Maybe. Student loans not covered by the CARES Act include FFELs held by banks and other financial institutions, Perkins loans (which are issued by colleges), and private loans. 

If your educational debt falls into one of these categories, your options will vary by lender—some are being more flexible than others. So your first step should be contacting your lender or servicer to ask about your options.  

Depending on your situation, you may qualify for what’s known as an economic hardship or unemployment deferral, which would enable you to pause payments without accruing interest. If your lender gives you that option, note that a deferral is better than forbearance, which temporarily suspends payments but typically does not stop interest from accruing.

You may have rights based on where you live. The District of Columbia plus 10 states—California, Colorado, Connecticut, Illinois, Massachusetts, New Jersey, New York, Vermont, Virginia, and Washington—recently negotiated agreements with major loan servicers to accommodate borrowers with non-federally held FFEL and private loans by providing a 90-day forbearance. Some of the servicers included in many of these states’ programs are: 

  • Aspire Resources, Inc.
  • College Ave Student Loan Servicing, LLC
  • Earnest Operations
  • Edfinancial
  • Figure Lending
  • Kentucky Higher Education Student Loan Corporation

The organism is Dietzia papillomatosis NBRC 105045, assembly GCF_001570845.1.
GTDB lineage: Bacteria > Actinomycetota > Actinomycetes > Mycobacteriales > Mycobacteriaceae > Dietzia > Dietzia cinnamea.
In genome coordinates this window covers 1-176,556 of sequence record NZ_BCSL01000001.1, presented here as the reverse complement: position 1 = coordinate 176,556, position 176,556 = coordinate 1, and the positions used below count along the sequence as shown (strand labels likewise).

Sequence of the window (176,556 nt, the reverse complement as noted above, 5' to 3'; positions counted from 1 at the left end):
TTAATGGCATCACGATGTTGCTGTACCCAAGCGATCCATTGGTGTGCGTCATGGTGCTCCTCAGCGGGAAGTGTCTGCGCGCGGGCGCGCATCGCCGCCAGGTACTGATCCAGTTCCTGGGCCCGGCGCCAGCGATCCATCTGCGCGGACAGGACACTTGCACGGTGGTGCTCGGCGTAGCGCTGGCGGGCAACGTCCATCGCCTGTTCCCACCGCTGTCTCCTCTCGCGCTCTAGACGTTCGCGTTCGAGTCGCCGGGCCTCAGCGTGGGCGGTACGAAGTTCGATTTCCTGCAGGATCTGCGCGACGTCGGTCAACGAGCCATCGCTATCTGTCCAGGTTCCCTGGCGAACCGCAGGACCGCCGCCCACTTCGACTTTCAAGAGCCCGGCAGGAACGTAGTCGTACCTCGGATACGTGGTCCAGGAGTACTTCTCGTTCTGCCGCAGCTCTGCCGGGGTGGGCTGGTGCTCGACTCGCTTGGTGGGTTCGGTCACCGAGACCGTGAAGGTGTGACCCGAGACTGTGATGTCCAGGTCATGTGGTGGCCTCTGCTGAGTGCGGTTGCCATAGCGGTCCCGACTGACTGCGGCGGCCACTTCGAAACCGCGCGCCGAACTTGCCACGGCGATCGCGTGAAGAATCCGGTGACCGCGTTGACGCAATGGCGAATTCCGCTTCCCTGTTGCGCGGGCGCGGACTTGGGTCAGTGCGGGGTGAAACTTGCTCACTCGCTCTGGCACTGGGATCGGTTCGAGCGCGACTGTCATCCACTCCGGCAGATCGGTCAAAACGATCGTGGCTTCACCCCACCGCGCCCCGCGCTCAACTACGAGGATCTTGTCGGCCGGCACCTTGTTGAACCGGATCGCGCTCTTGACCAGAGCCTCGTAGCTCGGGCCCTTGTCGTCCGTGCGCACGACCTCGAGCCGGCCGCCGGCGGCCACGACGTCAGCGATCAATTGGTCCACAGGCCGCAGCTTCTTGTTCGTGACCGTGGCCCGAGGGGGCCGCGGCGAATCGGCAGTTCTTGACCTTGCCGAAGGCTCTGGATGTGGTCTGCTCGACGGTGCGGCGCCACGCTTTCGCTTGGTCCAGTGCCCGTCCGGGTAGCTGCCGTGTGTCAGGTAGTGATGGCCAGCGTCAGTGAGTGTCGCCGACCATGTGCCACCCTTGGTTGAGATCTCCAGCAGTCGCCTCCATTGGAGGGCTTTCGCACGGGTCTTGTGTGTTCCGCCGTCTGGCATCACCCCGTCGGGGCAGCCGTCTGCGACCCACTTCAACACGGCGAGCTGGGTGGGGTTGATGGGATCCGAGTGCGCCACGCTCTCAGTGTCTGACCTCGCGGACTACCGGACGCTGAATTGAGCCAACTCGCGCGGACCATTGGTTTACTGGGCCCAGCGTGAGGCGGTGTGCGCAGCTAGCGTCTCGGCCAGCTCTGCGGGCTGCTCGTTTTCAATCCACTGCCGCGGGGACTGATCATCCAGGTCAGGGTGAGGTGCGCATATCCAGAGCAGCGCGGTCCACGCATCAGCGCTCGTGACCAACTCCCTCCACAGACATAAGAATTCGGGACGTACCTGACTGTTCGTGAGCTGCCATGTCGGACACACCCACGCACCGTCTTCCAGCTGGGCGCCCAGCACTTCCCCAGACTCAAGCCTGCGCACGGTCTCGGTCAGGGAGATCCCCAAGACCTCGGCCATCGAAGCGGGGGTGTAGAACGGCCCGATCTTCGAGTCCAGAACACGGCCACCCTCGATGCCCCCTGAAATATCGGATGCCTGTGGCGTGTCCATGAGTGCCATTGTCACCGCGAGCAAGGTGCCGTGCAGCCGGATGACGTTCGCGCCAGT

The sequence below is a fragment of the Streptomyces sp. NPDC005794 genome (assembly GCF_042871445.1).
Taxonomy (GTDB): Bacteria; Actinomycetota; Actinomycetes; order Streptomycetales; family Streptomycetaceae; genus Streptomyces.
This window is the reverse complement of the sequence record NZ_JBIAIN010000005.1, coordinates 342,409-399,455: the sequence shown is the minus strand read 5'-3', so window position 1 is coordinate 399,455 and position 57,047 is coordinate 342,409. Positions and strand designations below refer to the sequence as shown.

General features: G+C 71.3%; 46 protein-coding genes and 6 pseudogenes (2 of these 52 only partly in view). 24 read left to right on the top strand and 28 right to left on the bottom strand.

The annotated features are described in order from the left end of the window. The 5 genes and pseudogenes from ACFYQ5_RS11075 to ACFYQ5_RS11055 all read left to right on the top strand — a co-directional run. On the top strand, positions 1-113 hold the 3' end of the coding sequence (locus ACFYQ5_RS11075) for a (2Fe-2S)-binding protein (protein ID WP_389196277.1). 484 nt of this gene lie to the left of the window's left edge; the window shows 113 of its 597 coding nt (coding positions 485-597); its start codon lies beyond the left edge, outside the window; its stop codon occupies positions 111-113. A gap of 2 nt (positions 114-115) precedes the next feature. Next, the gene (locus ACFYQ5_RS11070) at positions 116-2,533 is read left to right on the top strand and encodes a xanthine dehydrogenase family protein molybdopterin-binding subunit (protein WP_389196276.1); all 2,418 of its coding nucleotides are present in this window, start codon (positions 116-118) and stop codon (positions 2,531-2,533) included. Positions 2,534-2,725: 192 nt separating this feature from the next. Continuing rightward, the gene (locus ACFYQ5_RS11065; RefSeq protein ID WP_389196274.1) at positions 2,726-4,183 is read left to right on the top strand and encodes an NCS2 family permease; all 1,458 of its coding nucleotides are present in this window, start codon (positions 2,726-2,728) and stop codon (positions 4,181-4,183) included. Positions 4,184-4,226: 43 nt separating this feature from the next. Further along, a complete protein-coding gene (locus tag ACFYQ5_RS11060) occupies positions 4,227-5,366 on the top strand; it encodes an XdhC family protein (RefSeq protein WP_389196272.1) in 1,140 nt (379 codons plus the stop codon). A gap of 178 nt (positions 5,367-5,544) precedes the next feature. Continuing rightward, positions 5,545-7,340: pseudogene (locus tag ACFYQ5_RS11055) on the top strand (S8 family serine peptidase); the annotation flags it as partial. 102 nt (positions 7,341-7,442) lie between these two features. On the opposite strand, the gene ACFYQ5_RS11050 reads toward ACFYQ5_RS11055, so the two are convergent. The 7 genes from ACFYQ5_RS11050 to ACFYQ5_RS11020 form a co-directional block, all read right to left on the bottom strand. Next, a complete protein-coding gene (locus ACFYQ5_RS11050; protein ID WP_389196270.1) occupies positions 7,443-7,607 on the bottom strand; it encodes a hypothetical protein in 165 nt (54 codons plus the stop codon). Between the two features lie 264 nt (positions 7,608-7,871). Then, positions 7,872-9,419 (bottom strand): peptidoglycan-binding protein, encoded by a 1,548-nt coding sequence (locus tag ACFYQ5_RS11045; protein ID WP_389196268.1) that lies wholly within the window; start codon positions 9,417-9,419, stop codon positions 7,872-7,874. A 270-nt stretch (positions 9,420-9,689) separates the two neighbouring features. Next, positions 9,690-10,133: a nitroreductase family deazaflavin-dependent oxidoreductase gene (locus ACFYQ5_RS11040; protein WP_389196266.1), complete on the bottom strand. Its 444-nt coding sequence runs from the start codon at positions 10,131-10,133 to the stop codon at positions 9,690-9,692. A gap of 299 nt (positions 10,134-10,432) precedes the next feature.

• Lendkey Technologies
  • MOHELA
  • Navient
  • nelnet
  • Rhode Island Student Loan Authority
  • Scratch Services
  • SoFi Lending Group
  • TFC Credit Corporation
  • Tuition Options
  • United Guaranty Services
  • Upstart Network, Inc.
  • Utah Higher Education Assistance Authority
  • Vermont Student Assistance Corporation

You must opt in to help by contacting your servicer. Check the website for links to coronavirus assistance, or call and ask. 

Before you accept any help, make sure you understand what relief you will get, how long it will last, and what your options are when that relief ends. 

Finally, borrowers with a mix of federal loans may be able to take advantage of federal forbearance by consolidating their loans under the federal direct loan program. There are downsides to this as well, and borrowers should consider the pros and cons carefully. You can find out more here: https://studentaid.gov/manage-loans/consolidation